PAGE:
European Green Capital in 2012, Basque provincial capital with the best-preserved medieval district, the origin of Spain’s pack of “naipes” playing cards, and also to Spain’s largest squatter/self-management district. Those are the many and varied attractions of Vitoria-Gasteiz – for a city that has mostly gone unnoticed in the past, it has certainly now earned a place with many people in search of attractions largely unknown to the general public.
Our walk begins between two leafy parks with their centennial trees: La Florida and El Prado. We’ll walk along Paseo de Fray Francisco, flanked by enormous horse chestnut trees, in one of the city’s best-known residential districts. Along the way we’ll observe several examples of neo-Basque architecture inspired by traditional Basque farmhouses, such as the Ajuria-Enea Palace, the official residence of the lehendakari or president of the Basque Autonomous Community Because Vitoria-Gasteiz has been the capital of the Basque Country since 1980.
Distances are short in our walk around this city with a population of some 250,000. No visit to Vitoria-Gasteiz is complete without a stop at Plaza de la Virgen Blanca (in honour of the city’s patron saint), the traditional meeting place and epicentre of the fiestas that kick off on 4 August. Here we’ll take note of another of the city’s features: its marvellous white bay windows. The thing is, you need to be well protected against the cold in Vitoria-Gasteiz, popularly dubbed “Siberia-Gasteiz”. In no time at all we’ll be in the city’s old quarter, also known as the Medieval Almond due to its shape.
Vitoria-Gasteiz’s old quarter is built on a hill we’ll go up little by little, calling in first at Plaza del Machete, where in days of old the procurator-general would swear that his head should be cut off if he failed to defend the city’s laws. The huge cooler used to store snow taken from Mount Gorbea when there were no fridges, the Renaissance palaces and the brilliant architectural formulae employed down through the years to address the problem of different elevations in the city – these are just a few of the stops we’ll make before we visit the jewel of the old quarter at the top of the hill: the 11th century city wall, and the Gothic cathedral, Santa María.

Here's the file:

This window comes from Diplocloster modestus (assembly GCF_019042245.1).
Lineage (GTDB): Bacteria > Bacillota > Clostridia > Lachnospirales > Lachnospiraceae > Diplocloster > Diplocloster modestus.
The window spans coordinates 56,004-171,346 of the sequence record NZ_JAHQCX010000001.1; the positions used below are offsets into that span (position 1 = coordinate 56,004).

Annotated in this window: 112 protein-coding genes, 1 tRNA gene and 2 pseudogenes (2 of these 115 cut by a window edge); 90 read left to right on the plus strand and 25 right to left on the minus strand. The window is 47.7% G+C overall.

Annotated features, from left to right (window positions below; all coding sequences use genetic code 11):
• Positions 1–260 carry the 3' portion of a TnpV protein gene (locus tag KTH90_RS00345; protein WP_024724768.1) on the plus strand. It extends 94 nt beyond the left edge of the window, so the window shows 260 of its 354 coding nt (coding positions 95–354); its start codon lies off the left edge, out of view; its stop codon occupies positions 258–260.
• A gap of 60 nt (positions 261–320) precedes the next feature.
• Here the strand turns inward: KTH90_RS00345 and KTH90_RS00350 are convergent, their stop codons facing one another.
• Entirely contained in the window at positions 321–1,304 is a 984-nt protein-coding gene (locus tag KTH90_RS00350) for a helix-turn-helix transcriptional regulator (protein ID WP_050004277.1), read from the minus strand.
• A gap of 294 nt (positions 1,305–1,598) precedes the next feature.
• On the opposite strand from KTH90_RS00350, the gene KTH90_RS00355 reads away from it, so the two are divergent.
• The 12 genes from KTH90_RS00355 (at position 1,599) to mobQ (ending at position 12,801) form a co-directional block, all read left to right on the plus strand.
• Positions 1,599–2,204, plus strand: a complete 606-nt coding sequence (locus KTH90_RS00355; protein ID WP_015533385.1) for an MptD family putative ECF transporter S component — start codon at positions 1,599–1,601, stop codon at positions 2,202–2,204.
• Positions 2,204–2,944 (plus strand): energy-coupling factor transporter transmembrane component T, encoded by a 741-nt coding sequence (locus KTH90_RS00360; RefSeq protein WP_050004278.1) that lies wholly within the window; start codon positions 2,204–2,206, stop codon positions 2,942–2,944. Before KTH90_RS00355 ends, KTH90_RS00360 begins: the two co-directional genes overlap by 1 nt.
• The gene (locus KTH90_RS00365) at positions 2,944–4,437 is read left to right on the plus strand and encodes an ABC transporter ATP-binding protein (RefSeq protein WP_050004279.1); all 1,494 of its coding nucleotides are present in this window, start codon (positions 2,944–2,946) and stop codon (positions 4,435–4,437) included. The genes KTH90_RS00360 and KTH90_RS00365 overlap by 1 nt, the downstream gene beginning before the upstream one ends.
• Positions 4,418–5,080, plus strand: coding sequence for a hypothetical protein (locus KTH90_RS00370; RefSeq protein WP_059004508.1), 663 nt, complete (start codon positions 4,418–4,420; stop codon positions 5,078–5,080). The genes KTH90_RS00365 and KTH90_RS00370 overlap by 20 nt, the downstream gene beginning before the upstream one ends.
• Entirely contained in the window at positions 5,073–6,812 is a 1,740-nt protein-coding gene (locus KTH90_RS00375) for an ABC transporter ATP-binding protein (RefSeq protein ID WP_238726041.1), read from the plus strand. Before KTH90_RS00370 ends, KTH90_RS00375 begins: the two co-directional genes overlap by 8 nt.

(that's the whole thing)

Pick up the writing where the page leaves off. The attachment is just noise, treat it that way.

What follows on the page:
The old cathedral (that’s the popular name for it) is “open due to building work”. This successful initiative, which allows it to remain open to visitors while the experts are refurbishing, fascinated and inspired British writer Ken Follett for his novel World without End. The refurbishment project was awarded the 2019 European Archaeological Heritage Prize. From the cathedral’s parapet walk, or even higher, from the steeple, we’ll see the entire plain of Álava stretching out before us.
From such a perfect watchtower we’ll understand how the King of Navarra, Sancho VI the Wise, managed to take this strategic hill in 1181 during his battles with the Crown of Castilla to control the territory. The village originally known as Gasteiz on this hill was eventually renamed Nova Victoria. Two names from the past which have become the Vitoria-Gasteiz of the modern age.
But humans shall not live by views alone. And so, when we get back down to street level, we’ll be off to a traditional restaurant with typical local fare washed down with some fine wine from Rioja Alavesa just next door to us.
After lunch there are many potential plans, some outside the city. We could take a look at the green ring that made Vitoria-Gasteiz European Green Capital in 2012. Other options highly recommended are the Fine Arts and Artium Museums, both the buildings themselves and their collections of Basque art between the 19th and 21st centuries.
Another possibility is the Errekaleor squatter district, with its energy self-sufficiency and food sovereignty projects, and life in its community, schemes which are arousing increasing interest from various sectors of society.
Vitoria-Gasteiz is also a most attractive city by night. Here you have the trip I made for the “Viajar” channel’s Ciudades de Noche programme, which gives you another perspective of the places already mentioned above.